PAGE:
On Becoming a Citizen: Translating Memories, Transposing Dreams

 

passport

The Miami Herald Sunday Magazine, June, 1997

I filled out the applications, got my picture taken, sent the money order, got a letter
with the appointment date, waited in line, had my name called, did the interview,
went home and forgot about it. Time passed, got a note in the mail, went to the
Knight Center, waited in line, heard the speeches, followed the instructions and left
a citizen.

After almost 20 years of living in the United States, there had been no one thing, no
bolt of lightning, no life-changing insight that had finally pushed me to it. It was
something else, probably much more mundane and profound.
I had come to Miami to be a foreigner, not a citizen.
I had left Argentina in my 20s with no interest in looking back. The country of my
childhood had become a nation of enemies.
In Boston I didn’t know anybody, couldn’t figure out why people did what they
did, didn’t understand the language, and yet I felt safe, at ease. Not recognizing the
people you grew up with, becoming a stranger in your own neighborhood, fearing
that which had been familiar yesterday — all that my life in Argentina had become
— that was hard.

Boston was easy. It was supposed to be baffling. I was a foreigner.
I came as a student and, little by little, without realizing it, I also became an
immigrant. I got a job at a Burger King, learned the language, went to music
school, put together a band, wrote my first film scores, and through no brilliant
scheme on my part, stumbled into an improbable new career. I became a
professional outsider — a writer.

In less than a decade I went from subversive in Buenos Aires to exotic in Boston. I
settled in new routines and did the grown-up thing — I got married and divorced. I
had an accent but, under the right light and from a certain distance, I could pass for
a native. After all, I did live through the blizzard of ’78, my first snow, and
graduated to excruciating spectator pain as a member of the Red Sox Nation. I
spent Saturday mornings going through the bins at Stereo Jack’s, a used-record
shop where they knew their jazz, always had an opinion and couldn’t wait to tell
you about it. I griped about the gentrification of Inman Square and mourned the
closing of The 1369 Jazz Club — neighborhood dive, haven and confessional.
I was born into Buenos Aires. I earned my Boston.
I never thought about becoming a citizen. Not once.

I lived in the in-between, defined for what I was not — not really an Argentine,
clearly not an American — rather than for what I was. I was my own interpreter
and translator and never thought of this as something special. It was just the way it
was. Then things changed.

I got a little recognition in my job, a new girlfriend, my own home for the first time.
The better my life got, the worse I felt. I had never thought much about belonging,
but the more of a Bostonian I became, under the right light and from a certain
distance, the more of an outsider I felt. It turned out the limits of translating are not
words, but memories.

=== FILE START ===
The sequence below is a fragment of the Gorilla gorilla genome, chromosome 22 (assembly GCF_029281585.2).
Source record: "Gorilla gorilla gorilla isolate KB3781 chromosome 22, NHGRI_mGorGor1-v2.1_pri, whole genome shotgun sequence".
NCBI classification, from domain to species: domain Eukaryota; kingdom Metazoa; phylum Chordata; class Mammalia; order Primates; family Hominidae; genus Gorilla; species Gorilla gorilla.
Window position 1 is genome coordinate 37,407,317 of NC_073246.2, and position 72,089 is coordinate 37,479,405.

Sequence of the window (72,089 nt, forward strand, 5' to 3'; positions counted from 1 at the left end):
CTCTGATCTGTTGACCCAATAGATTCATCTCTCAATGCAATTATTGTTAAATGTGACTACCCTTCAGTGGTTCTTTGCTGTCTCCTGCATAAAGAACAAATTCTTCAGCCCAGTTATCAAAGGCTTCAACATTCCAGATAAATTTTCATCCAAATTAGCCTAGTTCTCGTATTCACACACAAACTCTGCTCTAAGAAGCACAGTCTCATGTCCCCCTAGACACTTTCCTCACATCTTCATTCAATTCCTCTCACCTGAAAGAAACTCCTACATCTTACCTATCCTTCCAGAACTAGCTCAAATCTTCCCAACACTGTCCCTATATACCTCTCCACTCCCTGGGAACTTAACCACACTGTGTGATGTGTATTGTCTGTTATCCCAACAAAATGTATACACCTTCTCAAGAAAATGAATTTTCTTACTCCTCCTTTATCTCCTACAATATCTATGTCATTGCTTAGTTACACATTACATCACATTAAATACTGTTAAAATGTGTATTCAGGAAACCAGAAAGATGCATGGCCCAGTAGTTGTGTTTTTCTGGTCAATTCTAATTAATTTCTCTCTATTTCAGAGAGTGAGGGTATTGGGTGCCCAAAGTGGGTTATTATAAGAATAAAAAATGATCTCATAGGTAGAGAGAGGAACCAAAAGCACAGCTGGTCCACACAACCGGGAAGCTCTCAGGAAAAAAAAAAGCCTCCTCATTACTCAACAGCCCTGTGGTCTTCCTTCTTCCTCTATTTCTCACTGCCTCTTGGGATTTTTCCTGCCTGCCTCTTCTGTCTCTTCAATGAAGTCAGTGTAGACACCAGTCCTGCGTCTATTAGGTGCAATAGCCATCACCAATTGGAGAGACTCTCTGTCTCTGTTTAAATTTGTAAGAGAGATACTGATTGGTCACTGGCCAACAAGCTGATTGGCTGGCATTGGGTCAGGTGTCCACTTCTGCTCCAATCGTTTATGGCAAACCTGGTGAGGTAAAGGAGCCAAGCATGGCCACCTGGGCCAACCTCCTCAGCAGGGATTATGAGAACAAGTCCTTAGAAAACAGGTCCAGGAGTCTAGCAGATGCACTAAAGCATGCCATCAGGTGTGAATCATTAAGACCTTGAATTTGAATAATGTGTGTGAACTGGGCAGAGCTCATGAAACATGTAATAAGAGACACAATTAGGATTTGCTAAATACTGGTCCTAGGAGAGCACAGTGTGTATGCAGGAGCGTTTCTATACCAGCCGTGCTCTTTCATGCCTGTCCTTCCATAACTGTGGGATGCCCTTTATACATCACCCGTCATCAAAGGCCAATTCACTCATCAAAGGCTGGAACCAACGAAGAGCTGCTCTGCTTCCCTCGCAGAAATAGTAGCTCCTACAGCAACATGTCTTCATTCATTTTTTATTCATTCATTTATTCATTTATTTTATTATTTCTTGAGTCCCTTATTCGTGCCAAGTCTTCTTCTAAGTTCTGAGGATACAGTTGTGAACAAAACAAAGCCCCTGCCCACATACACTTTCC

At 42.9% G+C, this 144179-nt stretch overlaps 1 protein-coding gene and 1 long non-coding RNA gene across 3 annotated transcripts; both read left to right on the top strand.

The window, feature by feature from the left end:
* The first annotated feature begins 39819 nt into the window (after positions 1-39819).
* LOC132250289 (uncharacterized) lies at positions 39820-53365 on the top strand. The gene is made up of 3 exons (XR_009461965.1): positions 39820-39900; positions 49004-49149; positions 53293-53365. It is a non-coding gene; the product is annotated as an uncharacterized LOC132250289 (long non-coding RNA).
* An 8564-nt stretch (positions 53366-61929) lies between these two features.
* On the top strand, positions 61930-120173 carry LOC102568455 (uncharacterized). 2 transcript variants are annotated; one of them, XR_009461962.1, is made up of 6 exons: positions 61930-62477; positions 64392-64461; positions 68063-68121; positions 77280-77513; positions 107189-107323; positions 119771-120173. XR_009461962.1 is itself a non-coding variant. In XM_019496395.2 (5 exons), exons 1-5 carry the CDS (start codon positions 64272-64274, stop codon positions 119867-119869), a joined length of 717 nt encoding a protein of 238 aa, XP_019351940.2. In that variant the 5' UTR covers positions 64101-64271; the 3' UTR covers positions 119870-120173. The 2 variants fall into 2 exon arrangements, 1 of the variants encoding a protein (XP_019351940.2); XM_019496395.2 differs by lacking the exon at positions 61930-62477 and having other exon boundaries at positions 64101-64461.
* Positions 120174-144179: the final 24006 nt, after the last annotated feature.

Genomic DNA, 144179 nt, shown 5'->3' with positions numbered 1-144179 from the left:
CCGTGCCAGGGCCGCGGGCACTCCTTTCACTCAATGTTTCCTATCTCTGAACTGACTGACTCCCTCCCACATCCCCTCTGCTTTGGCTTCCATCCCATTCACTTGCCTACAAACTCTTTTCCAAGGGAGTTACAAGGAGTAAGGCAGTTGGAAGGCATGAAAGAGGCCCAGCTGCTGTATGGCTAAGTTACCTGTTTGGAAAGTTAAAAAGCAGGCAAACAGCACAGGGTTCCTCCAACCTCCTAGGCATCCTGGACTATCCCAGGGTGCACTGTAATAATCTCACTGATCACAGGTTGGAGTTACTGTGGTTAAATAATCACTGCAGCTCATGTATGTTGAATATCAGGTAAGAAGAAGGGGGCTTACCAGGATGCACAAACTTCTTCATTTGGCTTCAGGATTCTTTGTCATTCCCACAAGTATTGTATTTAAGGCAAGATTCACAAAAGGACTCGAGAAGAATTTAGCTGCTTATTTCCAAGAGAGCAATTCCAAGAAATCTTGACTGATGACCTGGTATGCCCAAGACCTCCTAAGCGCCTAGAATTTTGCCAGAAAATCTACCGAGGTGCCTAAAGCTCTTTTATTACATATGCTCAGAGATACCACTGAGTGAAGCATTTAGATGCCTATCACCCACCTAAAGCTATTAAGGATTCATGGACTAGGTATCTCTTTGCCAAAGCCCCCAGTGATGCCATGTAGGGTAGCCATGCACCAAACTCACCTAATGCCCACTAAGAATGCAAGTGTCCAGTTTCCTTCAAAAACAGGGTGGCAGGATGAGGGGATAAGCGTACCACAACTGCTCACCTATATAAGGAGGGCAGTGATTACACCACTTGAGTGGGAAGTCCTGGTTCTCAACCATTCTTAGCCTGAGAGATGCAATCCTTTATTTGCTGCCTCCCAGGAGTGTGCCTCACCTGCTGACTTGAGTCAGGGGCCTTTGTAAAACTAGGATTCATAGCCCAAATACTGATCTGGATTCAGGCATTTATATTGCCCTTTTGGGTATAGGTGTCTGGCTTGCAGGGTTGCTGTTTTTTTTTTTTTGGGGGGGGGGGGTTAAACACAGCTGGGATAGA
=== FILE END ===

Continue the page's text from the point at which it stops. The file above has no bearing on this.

I had learned the language; I had little to remember in American.
My memories were of a country of one — far from Argentina, not quite in the
United States — and I felt at home only around others who lived in countries of
one. With Maure, who was South African, Isabel, who was born in Chile, or
Laurent, who had come from Haiti, we stumbled with English and accents, but we
spoke a language of in-between.

I thought about American cities made of countries of one.
Los Angeles was, well, too West Coast. New York was old and settled in its
ways. Miami was intriguing but problematic. It was young and closer to South
America — but it also had the kind of self-appointed Inquisitors I had hoped to
never deal with again. But then I had a chance to come and took it.
My Boston friends were dismayed. I was abandoning civilization. Most were sure
I was escaping the snow, the darkness in February, the pipes freezing and flooding
the basement. It had to be the weather. I told them that’s what it was. The truth is I
hate the heat and the humidity. I actually like the cold. Almost four years later, I still
miss the smell of the fall.
But now, while I still live and die with the New England Patriots (I mostly die), I no
longer have to explain un cortadito or live without sobremesas .
I’ve learned to dance tango and appreciate the untranslatable differences between
love and amor . I’ve found a good Spanish bookstore with a know-it-all attendant,
and spend most Saturday mornings going through the bins at the Blue Note record
shop, taking lessons on gospel and R&B from people who really know their stuff
and can’t wait to tell you about it.

I’m not sure how it happened: There was no bolt of lightning, no life-changing
insight; it was more like life — an imperceptible accumulation of small decisions,
and banal, unmemorable moments. Perhaps it was because here, the mundane is as
exotic and as ordinary as I am. Whatever it was, I never could have imagined that
of all things, in this place of tourists and refugees, scam artists and visionaries,
cyberpunks and nostálgicos, I would find a home and come to think of myself
American.

Fernando González
fergonzalez@bellsouth.net